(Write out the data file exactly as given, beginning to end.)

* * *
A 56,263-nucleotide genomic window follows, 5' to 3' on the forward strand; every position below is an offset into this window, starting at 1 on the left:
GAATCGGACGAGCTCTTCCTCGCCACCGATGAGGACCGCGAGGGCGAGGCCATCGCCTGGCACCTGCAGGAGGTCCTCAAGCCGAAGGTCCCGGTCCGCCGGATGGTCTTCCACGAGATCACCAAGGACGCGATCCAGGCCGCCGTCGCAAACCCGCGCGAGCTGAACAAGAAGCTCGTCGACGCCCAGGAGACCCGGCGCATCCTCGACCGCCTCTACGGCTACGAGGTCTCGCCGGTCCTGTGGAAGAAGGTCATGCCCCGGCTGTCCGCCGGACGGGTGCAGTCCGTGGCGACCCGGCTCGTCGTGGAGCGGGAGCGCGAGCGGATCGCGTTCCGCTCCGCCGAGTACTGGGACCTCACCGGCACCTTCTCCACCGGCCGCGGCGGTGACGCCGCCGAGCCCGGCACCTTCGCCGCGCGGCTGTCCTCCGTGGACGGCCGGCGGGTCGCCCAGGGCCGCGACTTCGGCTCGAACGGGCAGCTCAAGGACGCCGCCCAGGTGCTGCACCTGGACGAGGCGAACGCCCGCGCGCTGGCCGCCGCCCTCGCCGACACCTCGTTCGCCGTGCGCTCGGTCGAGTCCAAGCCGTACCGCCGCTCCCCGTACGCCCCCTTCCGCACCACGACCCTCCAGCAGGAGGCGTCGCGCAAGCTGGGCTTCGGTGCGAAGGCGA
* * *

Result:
A 56,263-nucleotide genomic window follows, 5' to 3' on the forward strand; every position below is an offset into this window, starting at 1 on the left:
GAATCGGACGAGCTCTTCCTCGCCACCGATGAGGACCGCGAGGGCGAGGCCATCGCCTGGCACCTGCAGGAGGTCCTCAAGCCGAAGGTCCCGGTCCGCCGGATGGTCTTCCACGAGATCACCAAGGACGCGATCCAGGCCGCCGTCGCAAACCCGCGCGAGCTGAACAAGAAGCTCGTCGACGCCCAGGAGACCCGGCGCATCCTCGACCGCCTCTACGGCTACGAGGTCTCGCCGGTCCTGTGGAAGAAGGTCATGCCCCGGCTGTCCGCCGGACGGGTGCAGTCCGTGGCGACCCGGCTCGTCGTGGAGCGGGAGCGCGAGCGGATCGCGTTCCGCTCCGCCGAGTACTGGGACCTCACCGGCACCTTCTCCACCGGCCGCGGCGGTGACGCCGCCGAGCCCGGCACCTTCGCCGCGCGGCTGTCCTCCGTGGACGGCCGGCGGGTCGCCCAGGGCCGCGACTTCGGCTCGAACGGGCAGCTCAAGGACGCCGCCCAGGTGCTGCACCTGGACGAGGCGAACGCCCGCGCGCTGGCCGCCGCCCTCGCCGACACCTCGTTCGCCGTGCGCTCGGTCGAGTCCAAGCCGTACCGCCGCTCCCCGTACGCCCCCTTCCGCACCACGACCCTCCAGCAGGAGGCGTCGCGCAAGCTGGGCTTCGGTGCGAAGGCGA